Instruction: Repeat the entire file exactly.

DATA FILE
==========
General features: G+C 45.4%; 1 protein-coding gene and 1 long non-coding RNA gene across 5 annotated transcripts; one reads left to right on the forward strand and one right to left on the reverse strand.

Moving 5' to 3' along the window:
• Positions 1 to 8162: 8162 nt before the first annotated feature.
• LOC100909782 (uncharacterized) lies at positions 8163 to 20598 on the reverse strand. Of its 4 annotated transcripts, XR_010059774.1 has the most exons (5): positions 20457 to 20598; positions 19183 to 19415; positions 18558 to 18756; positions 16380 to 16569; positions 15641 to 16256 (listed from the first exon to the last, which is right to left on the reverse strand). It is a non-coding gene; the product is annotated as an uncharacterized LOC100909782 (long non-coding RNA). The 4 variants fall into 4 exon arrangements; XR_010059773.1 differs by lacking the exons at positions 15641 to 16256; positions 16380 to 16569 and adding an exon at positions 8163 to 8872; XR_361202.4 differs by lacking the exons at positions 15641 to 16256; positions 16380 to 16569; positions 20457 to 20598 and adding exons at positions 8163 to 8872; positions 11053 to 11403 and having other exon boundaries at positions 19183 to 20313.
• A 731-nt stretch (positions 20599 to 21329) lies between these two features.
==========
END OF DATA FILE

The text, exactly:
General features: G+C 45.4%; 1 protein-coding gene and 1 long non-coding RNA gene across 5 annotated transcripts; one reads left to right on the forward strand and one right to left on the reverse strand.

Moving 5' to 3' along the window:
• Positions 1 to 8162: 8162 nt before the first annotated feature.
• LOC100909782 (uncharacterized) lies at positions 8163 to 20598 on the reverse strand. Of its 4 annotated transcripts, XR_010059774.1 has the most exons (5): positions 20457 to 20598; positions 19183 to 19415; positions 18558 to 18756; positions 16380 to 16569; positions 15641 to 16256 (listed from the first exon to the last, which is right to left on the reverse strand). It is a non-coding gene; the product is annotated as an uncharacterized LOC100909782 (long non-coding RNA). The 4 variants fall into 4 exon arrangements; XR_010059773.1 differs by lacking the exons at positions 15641 to 16256; positions 16380 to 16569 and adding an exon at positions 8163 to 8872; XR_361202.4 differs by lacking the exons at positions 15641 to 16256; positions 16380 to 16569; positions 20457 to 20598 and adding exons at positions 8163 to 8872; positions 11053 to 11403 and having other exon boundaries at positions 19183 to 20313.
• A 731-nt stretch (positions 20599 to 21329) lies between these two features.